2. I’ve never found words I’m comfortable with even with my partner, cutesy word, medical terms, slang, or swear words, I cant bear any of them, the only one I’m vaguely ok with is the yoga-ish term for vagina which is ‘yoni’, but when I said it to my partner he said “my only what?”

    That’s too bad. Have you found yourself able to talk with your children about these things, even if you were forcing yourself a bit? I hope so! When they start to become sexually aware, who better than a parent to help them through this complicated area of life? As I said to my son once, “Your friends like you, but there is no one — NO ONE — who cares more than I do that you be happy and healthy and succeed in life.” (We weren’t talking about sex at the time, but it applies there as in every area.)

    Comment by Jenny UK | November 15, 2012 | Reply

  3. And then I bet he had a little manly giggle fit once he got to his vehicle! 🙂 ‘Cuz that’s just NOT the response you’re expecting when you compliment someone on their outfit! We use accurate/medical terminology, too, because they are real-people-body-parts, just like arms and noses and blood vessels. (But we’ve also had the “private part are private” discussions, too.)

    Exactly! At this age, the genitals are no more loaded than any other body part. Their particular interest lies solely in the fact that, unlike every other body part (at this age), boys and girls have different sets! Now, that’s interesting! (And vive la difference, say I!) But prurient? Not at all. (We can certainly make it so, by our reactions, though.)

    The concept of privacy is pretty vague to toddlers. The boundaries of privacy even more so. You have to expect conversational sparkles like this when you give them the vocabulary! Mwah-ha.

    Comment by MsHuisHerself | November 15, 2012 | Reply

  4. Oh, I was laughing so hard I could hardly keep reading! I’m all for frank and accurate discussions, too, but with the electrician? I think I would want the floor to swallow me up.

    Comment by rosie_kate | November 15, 2012 | Reply

  5. I taught my children the correct names but usually we say private parts. I am very open and will talk to my kids about anything but those body parts are private so I don’t anything wrong with labeling them as such. I take care of 2 sisters that call theirs a cooch. I just had a baby and while I was pregnant they never asked how the baby got in there but they were fascinated by how the baby was going to come out! On more then one occasion while we were out one of the girls would tell a complete stranger “Miss Janis has a baby in her tummy and its going to come out of her cooch!”

    Comment by Janis | November 16, 2012 | Reply

  6. We always use the proper terminology in our house as well, plus my husband and I were both raised to feel that bodies are not shameful. My son has asked about his body and my body and his father’s body, just like my daughter did, but mostly they seem to be of the opinion that bodies are just bodies and it’s not big deal what everyone has. As they get older, their own natural desire for privacy surfaces, which is fine. I like a bit of privacy too! As far as asking about sex and procreation, I remember reading somewhere that it was a good idea to follow the child’s own curiosity without bombarding them with more information than they can handle at any given time or age. So when my kids have asked me questions about my current pregnancy or where babies come from, I start by asking them what they think happens and what they specifically want to know about, and then answer them honestly in terms of those specific questions. That way they’re satisfied with the answers to their questions, but they’re not overwhelmed.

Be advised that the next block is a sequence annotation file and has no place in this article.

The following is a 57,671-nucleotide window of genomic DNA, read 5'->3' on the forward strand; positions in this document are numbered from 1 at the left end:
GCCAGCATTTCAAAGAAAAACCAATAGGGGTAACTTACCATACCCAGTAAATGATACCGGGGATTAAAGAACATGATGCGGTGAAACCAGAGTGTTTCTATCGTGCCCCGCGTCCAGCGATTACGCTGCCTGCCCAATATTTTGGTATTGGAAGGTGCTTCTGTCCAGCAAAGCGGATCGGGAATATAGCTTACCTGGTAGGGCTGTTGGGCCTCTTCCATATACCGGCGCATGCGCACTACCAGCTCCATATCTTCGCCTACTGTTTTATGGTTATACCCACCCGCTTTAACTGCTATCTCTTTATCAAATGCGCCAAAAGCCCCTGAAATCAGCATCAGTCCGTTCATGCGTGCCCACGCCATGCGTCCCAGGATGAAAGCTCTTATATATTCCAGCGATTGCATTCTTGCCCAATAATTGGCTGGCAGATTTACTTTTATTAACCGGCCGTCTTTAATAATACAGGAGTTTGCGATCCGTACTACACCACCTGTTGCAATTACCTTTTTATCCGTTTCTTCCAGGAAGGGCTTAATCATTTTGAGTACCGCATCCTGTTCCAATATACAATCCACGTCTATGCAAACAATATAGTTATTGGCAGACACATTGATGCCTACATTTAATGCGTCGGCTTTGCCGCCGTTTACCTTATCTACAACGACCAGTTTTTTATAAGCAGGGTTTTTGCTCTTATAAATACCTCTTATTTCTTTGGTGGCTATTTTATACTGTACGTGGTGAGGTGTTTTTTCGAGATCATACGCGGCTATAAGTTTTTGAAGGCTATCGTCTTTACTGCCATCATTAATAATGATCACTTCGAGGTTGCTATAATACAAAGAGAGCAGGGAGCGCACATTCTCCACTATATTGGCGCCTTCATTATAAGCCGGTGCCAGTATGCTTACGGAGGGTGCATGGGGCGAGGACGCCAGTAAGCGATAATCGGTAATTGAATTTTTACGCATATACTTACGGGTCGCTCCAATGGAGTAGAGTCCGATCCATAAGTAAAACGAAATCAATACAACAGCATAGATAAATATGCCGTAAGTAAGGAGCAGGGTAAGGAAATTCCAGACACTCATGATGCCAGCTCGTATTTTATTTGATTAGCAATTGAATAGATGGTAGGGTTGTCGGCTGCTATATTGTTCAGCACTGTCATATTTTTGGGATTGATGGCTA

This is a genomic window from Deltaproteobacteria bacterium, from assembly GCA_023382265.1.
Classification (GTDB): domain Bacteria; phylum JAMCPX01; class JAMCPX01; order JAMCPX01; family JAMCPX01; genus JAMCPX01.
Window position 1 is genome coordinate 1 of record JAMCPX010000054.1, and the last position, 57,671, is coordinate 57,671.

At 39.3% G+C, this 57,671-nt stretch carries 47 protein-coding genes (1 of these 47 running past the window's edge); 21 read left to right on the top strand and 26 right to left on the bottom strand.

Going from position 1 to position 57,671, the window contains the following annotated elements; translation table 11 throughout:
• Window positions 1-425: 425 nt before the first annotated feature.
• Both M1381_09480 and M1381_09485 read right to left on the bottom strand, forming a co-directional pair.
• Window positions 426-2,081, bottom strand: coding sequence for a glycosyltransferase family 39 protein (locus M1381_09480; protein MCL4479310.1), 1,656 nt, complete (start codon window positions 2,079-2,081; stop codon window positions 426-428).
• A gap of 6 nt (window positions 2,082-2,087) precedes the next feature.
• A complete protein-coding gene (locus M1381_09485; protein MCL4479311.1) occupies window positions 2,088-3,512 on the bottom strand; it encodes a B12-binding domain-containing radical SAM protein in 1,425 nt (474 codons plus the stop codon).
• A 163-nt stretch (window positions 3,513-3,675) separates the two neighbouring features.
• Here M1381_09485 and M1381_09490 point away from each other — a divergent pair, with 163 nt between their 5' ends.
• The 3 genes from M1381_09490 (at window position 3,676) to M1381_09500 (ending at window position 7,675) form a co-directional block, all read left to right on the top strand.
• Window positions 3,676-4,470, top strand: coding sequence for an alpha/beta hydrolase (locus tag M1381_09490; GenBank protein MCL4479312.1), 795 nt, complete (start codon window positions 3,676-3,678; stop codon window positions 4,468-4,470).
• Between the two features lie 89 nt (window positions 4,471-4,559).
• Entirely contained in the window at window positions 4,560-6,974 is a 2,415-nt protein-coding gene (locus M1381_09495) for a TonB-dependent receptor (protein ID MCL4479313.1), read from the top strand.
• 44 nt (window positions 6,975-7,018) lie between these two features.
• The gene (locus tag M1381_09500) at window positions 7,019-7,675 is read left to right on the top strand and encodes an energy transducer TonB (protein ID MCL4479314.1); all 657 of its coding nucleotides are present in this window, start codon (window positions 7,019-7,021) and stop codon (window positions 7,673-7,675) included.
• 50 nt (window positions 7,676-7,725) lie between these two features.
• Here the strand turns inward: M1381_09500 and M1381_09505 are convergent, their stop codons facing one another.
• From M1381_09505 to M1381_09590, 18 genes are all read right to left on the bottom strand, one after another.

Comment by Kiki | November 16, 2012 | Reply

  7. Wow! So funny! Dd is 12 so we have long since started the “talks”. She looks super uncomfortable during it but handles things maturely. BTW we have always used the clinical terms for our bits and I got quite a scolding from my mom! lol!

    Comment by scrappyjess | November 16, 2012 | Reply

  8. Scrappyjess – “BTW we have always used the clinical terms for our bits and I got quite a scolding from my mom! lol!”

    Hehehe, I can relate. My sister was mortified when I called my son’s penis, a penis. I asked her what she suggested and she said, “Call it a bird.” I nearly died laughing. I then asked her what I was supposed to tell my son to call those little critters with beaks and wings. I got back *blink* *blink* *blink*.

    Thanks for sharing Mary, love your electrician friend’s reaction. Two thumbs up and I’m outta here. hehehe.

    Comment by Sheri | November 16, 2012 | Reply

  9. Ah yes, Adventure Girl, who just turned three, came to us when she was two-and-a-half, referring to her private parts by names that it took us a couple weeks to understand what she was talking about. We replaced them with correct terms.

    We’re now working on toilet training for liquids (i.e. if you’re awake, you pee in the toilet). So we’re doing a fair amount of modeling. So of course, a couple weeks ago, when we were using the bathroom at her school, along with the rest of her class, she pipes up with “IMA, YOU WIPE YOUR VULVA?”

    Yes, dear, and now all your little classmates and their moms know it. 🙂

    Comment by Molly | November 17, 2012 | Reply

  10. in reply to your reply, we have had plenty of talks and are a very open and honest family, I manage to get round the ‘words’! My 18 year old daughter and I use vajayjay – thanks greys anatomy! Have you seen this book?

    Comment by Jenny UK | November 18, 2012 | Reply

  11. Walked into Owl’s room the other day where apparently he and his father had been having a conversation about some of the more obscure portions of Owl’s anatomy, which he discovered through manual inspection during a diaper change. When I came in he pointed at his bottom, spread his legs and said “Mommy, YOOK! That BUMHOLE!” after, PH was like “well, what was I supposed to call it? His sphincter??”

    Heh. I’d love to hear a two-year-old’s version of “sphincter”. However, for PH’s edification, the word he was after is “anus”. (Bumhole… eesh…) This is what happens when otherwise sensible parents are blind-sided by their child. Hee.

    Comment by IfByYes | November 18, 2012 | Reply

    • It’s probably just as well. They’re learning the planets at daycare and he might be bemused by being shown a planet and told “that’s your anus. It’s very cold.”

      Comment by IfByYes | November 19, 2012 | Reply